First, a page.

r /> "Shhhh," we whisper.)
"Will he ever speak?" my boy asks.
"Will you send him away?"
"We'll do what's best."
"Would you send me away if I couldn't speak?"
"You can speak."
"If I couldn't?"
"But if I couldn't. If something happened to me."
"We would do what was best."
"For who?" sneers my daughter.
"For all of us. We aren't sending him away just because he can't speak."
"Please don't give him away," begs my boy, who is unable even to look at him without drawing back.
"Then why don't you help us with him?" I demand. "You never want to play with him. Neither of you."
"Neither do you," sneers my daughter.
I do not reply.
My boy is silent.
In the family in which I live there are four people of whom I am afraid. Three of these four people are afraid of me, and each of these three is also afraid of the other two. Only one member of the family is not afraid of any of the others, and that one is an idiot.
It is not true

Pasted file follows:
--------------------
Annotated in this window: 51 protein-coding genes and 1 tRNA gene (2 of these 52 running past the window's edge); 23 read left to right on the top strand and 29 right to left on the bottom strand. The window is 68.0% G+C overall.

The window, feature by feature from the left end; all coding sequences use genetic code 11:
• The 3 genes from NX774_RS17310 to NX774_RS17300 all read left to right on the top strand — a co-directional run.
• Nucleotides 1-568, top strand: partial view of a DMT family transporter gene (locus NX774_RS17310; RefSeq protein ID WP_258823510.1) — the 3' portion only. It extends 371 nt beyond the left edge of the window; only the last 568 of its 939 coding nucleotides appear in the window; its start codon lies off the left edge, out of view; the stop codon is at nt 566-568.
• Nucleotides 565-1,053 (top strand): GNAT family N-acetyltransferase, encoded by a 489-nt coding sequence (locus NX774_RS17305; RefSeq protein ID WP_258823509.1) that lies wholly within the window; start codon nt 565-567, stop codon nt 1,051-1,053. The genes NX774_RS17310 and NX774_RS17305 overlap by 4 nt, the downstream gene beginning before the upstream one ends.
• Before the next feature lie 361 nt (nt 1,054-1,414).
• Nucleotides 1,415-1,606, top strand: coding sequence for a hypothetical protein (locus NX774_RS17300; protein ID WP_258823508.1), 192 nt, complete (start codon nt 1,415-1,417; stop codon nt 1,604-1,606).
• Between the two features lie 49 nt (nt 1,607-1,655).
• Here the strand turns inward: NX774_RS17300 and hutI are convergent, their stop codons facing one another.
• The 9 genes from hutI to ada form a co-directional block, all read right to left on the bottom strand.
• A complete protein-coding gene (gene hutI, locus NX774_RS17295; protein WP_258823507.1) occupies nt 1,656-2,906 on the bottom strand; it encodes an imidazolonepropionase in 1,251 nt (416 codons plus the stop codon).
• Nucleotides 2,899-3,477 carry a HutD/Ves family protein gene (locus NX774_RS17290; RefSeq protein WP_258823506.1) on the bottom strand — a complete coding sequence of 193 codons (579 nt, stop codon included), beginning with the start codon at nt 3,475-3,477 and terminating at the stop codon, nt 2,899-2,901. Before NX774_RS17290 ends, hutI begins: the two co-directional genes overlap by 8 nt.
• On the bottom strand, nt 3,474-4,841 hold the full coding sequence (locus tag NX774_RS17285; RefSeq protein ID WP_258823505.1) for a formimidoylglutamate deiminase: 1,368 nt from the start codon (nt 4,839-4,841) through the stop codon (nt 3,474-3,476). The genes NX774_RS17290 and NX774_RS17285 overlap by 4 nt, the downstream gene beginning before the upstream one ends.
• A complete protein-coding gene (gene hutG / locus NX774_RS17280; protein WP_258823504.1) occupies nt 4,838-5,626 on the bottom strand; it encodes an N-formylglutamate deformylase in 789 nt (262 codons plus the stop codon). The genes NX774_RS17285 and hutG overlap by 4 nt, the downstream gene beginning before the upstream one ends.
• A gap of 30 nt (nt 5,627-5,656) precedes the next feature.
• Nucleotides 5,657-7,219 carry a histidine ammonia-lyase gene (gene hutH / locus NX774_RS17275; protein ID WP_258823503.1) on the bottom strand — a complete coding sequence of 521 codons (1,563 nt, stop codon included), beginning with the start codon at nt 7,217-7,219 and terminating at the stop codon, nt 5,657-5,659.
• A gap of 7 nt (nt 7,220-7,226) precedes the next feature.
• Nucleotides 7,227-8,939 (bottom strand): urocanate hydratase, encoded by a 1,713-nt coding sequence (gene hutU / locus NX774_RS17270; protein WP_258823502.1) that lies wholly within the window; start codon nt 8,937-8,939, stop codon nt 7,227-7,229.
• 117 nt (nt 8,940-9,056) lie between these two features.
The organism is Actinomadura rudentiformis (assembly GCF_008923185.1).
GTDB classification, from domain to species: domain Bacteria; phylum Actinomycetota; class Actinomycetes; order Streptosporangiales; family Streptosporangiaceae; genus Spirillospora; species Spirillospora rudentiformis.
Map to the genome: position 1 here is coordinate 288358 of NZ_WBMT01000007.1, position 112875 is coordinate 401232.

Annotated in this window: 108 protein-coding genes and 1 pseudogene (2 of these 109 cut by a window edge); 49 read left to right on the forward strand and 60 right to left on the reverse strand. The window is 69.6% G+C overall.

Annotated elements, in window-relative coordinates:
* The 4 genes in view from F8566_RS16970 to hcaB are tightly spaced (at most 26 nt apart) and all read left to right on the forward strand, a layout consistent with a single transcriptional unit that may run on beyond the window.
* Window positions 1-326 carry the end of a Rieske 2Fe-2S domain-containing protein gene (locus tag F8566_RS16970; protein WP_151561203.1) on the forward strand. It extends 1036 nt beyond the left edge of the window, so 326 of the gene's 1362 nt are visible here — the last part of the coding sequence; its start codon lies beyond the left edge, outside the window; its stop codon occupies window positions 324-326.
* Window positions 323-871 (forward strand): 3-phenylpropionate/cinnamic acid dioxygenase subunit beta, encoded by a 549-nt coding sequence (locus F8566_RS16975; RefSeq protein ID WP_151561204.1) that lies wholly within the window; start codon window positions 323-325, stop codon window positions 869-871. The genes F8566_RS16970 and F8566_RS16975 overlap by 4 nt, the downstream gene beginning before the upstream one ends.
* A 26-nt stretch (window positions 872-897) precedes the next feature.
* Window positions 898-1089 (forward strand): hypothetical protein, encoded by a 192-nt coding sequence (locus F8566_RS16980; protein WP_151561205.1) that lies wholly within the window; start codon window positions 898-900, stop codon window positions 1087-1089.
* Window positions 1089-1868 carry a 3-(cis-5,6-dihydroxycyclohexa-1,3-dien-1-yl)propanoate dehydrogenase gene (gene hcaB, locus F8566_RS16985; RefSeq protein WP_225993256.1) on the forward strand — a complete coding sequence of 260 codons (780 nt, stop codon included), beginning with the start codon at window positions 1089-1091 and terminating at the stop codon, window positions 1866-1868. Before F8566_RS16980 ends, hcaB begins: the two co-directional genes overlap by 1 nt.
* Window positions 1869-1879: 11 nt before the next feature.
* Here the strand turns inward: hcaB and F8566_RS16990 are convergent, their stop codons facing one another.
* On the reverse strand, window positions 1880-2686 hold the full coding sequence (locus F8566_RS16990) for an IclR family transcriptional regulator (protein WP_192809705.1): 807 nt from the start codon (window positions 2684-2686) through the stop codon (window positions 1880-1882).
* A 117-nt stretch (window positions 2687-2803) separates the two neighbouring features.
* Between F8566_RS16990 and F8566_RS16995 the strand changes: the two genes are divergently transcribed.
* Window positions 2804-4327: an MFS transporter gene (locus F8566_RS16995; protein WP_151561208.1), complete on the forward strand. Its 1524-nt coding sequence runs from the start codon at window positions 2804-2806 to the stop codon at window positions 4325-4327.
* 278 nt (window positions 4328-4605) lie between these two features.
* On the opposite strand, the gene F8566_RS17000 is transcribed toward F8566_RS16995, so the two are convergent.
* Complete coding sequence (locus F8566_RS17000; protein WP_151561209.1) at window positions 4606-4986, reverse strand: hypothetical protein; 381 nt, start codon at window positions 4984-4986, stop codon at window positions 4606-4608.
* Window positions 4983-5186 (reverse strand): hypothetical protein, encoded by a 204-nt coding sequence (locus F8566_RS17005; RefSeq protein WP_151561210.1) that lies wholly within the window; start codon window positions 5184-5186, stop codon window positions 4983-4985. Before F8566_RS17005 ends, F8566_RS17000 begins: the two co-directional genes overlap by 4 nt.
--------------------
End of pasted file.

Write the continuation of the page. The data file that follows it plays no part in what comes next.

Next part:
It is not true that retarded (brain-damaged, idiot, feeble-minded, emotionally disturbed, autistic) children are the necessary favorites of their parents or that they are always uncommonly beautiful and lovable, for Derek, our youngest child, is not especially good-looking, and we do not love him at all. (We would prefer not to think about him. We don't want to talk about him.) All of us live now--we are very well off--in luxury with him and his nurse in a gorgeous two-story wood colonial house with white shutters on a choice country acre in Connecticut off a winding, picturesque asphalt road called Peapod Lane--and I hate it. There are rose bushes, zinnias, and chrysanthemums rooted all about, and I hate them too. I have sycamores and chestnut trees in my glade and my glen, and pots of glue in my garage. I have an electric drill with sixteen attachments I never use. Grass grows under my feet in back and in front and flowers come into bloom when they're supposed to. (Spring in our countryside smells of insect spray and horseshit.) Families with horses for pets do live nearby, and I hate them too, the families and the horses. (This is a Class A suburb in Connecticut, God dammit, not the wild and woolly West, and those pricks have horses.) I hate my neighbor, and he hates me.